This week's virtual tour brings us to our Stobie Creek Preserve. This is an 85-acre property located just east of Desbarats where the Stobie Creek flows into the Portlock Harbour. Most of the property is forested with a pretty typical mixed of hardwood and softwood, much like most of the forests in our area here. The wetland portions are known as the Stobie Creek Wetland and is designated as a Provincially Significant Wetland, much like the Kensington Complex, which I've mentioned in numerous virtual tours. This designation gives the wetland extra protection from development or any other kind of negative site alteration.
I started my hike at the north end of the property from Bear Road and bushwhacked my way south. There were a lot of large trees that had fallen over the past few years from windstorms that I either had to climb over or find a way around. One fallen tree was so big that it created quite the large opening in the canopy after it fell, as you can see in the photo to the left. It'll be interesting to visit this location over the next few years and see if any new plants species take advantage of the abundance of sunlight that now shines here.
As I hiked through the forest, I didn't find much out of the ordinary. Lots of warblers were singing from the treetops and the usual forest flowers were out, like Canada mayflower, bunchberry, and starflower. I did come across these interesting fungi though. I'm not sure what species they are and I may never know, as fungi are notoriously difficult to identify. I'll post them on iNaturalist though and see if someone does know!
I eventually made it down to the south end of the property, where there is an open rock face that overlooks the mouth of the Stobie Creek. What a view! This photo is another example of how high the water is in our area this year. Before the high water of the past couple of years, you wouldn't have been able to see any standing water in the actual wetland area like you do now.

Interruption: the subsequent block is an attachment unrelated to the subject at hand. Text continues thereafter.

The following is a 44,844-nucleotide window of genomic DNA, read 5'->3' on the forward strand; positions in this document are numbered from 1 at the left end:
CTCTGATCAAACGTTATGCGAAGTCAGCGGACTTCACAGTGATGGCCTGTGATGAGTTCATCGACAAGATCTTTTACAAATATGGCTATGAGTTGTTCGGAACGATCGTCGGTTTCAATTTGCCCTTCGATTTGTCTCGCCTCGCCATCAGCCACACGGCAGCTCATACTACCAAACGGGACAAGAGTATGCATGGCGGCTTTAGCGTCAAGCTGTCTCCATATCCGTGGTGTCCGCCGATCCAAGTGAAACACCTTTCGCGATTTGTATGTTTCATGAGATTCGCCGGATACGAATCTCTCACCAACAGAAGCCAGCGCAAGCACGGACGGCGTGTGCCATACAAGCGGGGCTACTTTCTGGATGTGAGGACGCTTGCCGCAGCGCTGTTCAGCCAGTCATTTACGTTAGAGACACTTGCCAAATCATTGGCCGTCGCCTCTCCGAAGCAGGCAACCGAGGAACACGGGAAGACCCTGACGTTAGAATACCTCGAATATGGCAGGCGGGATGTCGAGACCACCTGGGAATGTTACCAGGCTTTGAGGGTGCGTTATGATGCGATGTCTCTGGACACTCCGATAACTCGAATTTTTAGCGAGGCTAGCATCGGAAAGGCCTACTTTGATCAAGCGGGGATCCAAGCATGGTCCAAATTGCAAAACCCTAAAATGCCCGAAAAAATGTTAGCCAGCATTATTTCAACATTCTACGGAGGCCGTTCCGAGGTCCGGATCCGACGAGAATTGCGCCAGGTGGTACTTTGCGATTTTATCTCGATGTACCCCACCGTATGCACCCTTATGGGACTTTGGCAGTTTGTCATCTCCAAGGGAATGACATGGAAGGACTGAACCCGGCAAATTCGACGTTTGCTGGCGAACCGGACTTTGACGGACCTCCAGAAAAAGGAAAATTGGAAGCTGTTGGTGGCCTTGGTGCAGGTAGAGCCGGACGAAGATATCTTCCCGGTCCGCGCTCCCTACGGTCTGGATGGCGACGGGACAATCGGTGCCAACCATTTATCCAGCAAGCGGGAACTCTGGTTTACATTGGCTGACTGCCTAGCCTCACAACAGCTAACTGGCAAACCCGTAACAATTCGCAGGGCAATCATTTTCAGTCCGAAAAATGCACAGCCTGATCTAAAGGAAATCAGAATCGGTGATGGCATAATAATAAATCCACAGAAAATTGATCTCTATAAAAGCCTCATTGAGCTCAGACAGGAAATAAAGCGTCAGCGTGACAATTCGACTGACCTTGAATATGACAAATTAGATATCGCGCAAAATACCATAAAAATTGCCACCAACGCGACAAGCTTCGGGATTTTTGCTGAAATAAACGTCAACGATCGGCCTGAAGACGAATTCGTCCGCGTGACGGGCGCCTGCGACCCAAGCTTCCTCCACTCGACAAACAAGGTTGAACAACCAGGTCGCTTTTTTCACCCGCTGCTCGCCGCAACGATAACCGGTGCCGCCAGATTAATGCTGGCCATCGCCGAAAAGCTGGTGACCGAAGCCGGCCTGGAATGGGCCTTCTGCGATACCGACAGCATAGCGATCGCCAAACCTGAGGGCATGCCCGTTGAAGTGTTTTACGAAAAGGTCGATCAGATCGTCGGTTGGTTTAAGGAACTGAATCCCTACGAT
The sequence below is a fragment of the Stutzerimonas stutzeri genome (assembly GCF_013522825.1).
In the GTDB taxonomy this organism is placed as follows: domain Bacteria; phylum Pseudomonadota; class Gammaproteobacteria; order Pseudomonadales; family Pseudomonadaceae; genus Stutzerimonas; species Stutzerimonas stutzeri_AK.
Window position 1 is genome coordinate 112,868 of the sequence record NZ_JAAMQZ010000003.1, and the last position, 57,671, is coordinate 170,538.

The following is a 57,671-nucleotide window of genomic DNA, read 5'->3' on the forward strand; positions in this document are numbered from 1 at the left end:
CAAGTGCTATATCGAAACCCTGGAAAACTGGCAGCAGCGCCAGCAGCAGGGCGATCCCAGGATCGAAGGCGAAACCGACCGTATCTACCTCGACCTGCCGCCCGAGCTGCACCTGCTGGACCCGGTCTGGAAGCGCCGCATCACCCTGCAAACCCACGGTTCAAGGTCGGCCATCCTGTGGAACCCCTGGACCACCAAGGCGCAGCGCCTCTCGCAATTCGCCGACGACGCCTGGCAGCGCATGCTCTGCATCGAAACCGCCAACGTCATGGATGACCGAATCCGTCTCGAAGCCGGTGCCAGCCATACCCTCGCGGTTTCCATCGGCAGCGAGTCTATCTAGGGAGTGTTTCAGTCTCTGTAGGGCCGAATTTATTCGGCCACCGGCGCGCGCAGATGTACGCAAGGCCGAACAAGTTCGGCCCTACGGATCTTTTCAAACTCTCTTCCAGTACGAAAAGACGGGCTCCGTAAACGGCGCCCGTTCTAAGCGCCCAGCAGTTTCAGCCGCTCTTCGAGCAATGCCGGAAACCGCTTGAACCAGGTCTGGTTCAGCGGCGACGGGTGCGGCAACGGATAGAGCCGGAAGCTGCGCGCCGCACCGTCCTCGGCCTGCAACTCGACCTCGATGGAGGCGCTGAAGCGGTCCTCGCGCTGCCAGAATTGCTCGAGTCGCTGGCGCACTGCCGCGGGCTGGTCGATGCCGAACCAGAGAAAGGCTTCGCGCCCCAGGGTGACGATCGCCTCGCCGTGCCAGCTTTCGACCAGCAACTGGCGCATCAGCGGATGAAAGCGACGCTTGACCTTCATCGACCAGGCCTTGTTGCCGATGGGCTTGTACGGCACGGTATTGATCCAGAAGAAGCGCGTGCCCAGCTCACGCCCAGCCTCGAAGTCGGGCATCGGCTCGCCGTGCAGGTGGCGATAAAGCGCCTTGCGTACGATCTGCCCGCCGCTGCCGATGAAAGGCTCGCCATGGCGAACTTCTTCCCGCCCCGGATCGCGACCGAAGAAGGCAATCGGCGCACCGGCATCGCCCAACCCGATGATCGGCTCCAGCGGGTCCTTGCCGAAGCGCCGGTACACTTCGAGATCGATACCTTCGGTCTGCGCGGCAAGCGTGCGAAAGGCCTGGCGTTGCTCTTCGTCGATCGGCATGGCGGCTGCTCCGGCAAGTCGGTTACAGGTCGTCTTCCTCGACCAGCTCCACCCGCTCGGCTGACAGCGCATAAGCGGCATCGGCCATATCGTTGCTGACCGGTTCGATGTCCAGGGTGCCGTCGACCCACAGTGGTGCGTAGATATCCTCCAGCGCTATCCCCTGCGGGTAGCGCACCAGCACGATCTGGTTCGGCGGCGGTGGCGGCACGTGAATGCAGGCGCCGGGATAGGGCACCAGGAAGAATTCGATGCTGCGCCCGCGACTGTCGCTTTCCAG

Unfortunately, the nice view does not extend directly to the south over the Portlock Harbour. The two photos below give you an idea of how far south you can see from here.
This open area did seem to have a little more to find than the forest did, in terms of insects. Here is a Little Wood Satyr, a species of butterfly, and a Racket-tailed Emerald, a species of dragonfly. Both of these were species I had never seen before, so that was exciting for me.
From here, I worked my way down and around to get to the very south end of the property that does overlook the Portlock Harbour, although from at water level. The line of trees gives you another idea of how high the water is, as they've died from too much water.
I saw two duck families from here! The first one below is a family of Common Goldeneyes and the second one is a family of Wood Ducks. Both mothers did an excellent job at getting their ducklings away from me as fast as possible. I wish I could've said sorry for accidentally disturbing them!
I hiked around through the forest some more, but the bugs were getting bad, it was getting hot out, and I wasn't finding much of interest. So I worked my way back to my car and drove around the public access point on the east side of the Stobie Creek so that I could take in the view of the wetland from this angle. The view is below!
There were a lot of birds to be seen and heard here. Marsh Wrens and Common Yellowthroats were singing, Red-winged Blackbirds were all over, a Belted Kingfisher was making a racket, a couple Soras were calling, and Common Terns, a Caspian Tern, and an Osprey were fishing over the wetland. Then, all of the sudden, I heard a low, distant "coo coo coo coo" coming from the middle of the wetland. A Least Bittern! It called repetitively for the rest of the time I was there. If you're not familiar with Least Bitterns, they're a very small, heron-like bird that's super secretive. They are considered a rare bird for the area and is listed as "threatened" on the Ontario species at risk list. This is the first modern record of one within the TKC focus area and I'm excited that it's in a wetland that TKC protects! I managed a recording of it on my phone, which can be heard here. It's hard to hear, but it's best heard in the first few seconds of the clip.
As I was standing there, I caught some movement in the water out of the corner of my eye. It was a fish in the water! I managed some photos and it turned out to be a Pumpkinseed, a common fish species to find in a wetland like this.
Thanks again for taking the time to read my virtual tour! If you've missed any past editions, they can be found here.